· Did the Deputy attempt to use non-lethal force weapons such as a Taser, pepper spray or a baton on the young boy before resorting to lethal force?
The Special Prosecutor will likely take these facts into consideration when determining whether criminal charges should be brought against the Deputy. More importantly, the answers to these questions may help reveal whether this tragedy was preventable and whether civil liability exists as a result of the tragedy.
III. Civil Lawsuit For Civil Rights Violations And Failure to Fund, Train, and Supervise
Whether or not the Special Prosecutor brings criminal charges against Deputy Mrdjenovich, the young boy’s family and other families who have had loved ones taken from them in this way can seek justice and cause police reform through civil litigation against law enforcement officers and agencies, in either state or federal court.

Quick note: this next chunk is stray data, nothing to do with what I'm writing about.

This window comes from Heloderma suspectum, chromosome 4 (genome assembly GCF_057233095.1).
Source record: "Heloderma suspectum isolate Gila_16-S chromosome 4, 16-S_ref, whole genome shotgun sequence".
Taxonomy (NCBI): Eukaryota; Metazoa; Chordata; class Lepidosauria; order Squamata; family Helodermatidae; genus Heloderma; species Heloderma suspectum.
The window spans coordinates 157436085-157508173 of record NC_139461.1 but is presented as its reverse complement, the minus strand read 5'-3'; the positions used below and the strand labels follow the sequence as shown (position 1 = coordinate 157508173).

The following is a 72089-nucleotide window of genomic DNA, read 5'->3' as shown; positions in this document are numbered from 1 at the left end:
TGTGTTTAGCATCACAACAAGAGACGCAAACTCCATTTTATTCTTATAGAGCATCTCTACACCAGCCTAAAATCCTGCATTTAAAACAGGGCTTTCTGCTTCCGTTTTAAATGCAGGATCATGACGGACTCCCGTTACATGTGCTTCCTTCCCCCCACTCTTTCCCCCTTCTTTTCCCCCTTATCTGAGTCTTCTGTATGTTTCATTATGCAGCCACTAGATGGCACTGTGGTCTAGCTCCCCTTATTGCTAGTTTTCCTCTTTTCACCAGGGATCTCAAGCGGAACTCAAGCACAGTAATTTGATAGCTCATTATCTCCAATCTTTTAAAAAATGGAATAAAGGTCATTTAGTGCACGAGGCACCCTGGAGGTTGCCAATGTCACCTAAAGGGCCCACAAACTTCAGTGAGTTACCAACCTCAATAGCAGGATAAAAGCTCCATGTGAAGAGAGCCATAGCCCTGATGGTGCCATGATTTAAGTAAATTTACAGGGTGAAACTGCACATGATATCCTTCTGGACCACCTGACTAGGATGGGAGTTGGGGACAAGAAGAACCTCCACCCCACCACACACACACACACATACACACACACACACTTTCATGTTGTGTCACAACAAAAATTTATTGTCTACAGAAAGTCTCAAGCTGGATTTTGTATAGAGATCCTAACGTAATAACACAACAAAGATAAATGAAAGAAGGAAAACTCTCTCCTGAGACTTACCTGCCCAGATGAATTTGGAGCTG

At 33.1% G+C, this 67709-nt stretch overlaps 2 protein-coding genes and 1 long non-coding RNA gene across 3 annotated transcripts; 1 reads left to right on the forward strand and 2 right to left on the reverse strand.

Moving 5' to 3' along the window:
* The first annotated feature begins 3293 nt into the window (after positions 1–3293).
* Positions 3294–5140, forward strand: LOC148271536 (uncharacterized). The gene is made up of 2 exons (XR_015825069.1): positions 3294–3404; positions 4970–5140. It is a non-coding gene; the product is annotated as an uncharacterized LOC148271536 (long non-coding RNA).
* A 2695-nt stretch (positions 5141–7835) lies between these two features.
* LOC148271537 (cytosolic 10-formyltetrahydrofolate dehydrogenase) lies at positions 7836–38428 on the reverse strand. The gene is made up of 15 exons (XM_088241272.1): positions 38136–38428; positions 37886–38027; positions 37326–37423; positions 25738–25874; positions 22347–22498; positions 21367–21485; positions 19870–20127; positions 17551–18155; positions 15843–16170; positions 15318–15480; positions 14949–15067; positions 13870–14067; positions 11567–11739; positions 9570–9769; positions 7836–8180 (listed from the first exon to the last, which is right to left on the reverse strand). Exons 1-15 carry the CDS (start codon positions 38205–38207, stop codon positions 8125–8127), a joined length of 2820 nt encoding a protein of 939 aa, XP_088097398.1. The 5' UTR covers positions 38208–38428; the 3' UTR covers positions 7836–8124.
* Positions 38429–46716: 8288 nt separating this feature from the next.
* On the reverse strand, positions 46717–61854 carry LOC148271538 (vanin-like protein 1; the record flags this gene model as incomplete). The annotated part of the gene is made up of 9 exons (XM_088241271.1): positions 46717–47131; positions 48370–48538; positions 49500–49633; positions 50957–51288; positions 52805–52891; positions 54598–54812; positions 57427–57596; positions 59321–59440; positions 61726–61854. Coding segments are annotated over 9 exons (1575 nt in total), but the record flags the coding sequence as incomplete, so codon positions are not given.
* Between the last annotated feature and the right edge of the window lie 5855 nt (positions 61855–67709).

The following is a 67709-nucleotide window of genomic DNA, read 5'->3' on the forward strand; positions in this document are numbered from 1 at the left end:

A wrongful death lawsuit against state or municipal police agencies and officers in tribal court is possible for an on-reservation police shooting of a tribal member, but would likely be hampered by a litany of jurisdictional challenges. Civil claims against non-Indian police officers would almost certainly be challenged in both tribal and federal court based on lack of jurisdiction. See Nat’l Farmers Union Ins. Cos. v. Crow Tribe, 471 U.S. 845 (1985). This is because the U.S. Supreme Court has steadily eroded tribal civil jurisdiction over non-Indians throughout the last three decades, beginning with its decision in Montana v. United States, 450 U.S. 544 (1981). It may be years after a tribal court lawsuit is initially filed before it reaches the merits, if ever. On the other hand, a similar lawsuit filed in state or federal court is unlikely to meet with the kind of jurisdictional issues that arise in tribal court. Three Affiliated Tribes of the Ft. Berthold Reservation v. Wold Eng’g, P.C., 467 U.S. 138, 148 (1984) (“This Court, however, repeatedly has approved the exercise of jurisdiction by state courts over claims by Indians against non-Indians, even when those claims arose in Indian country.”).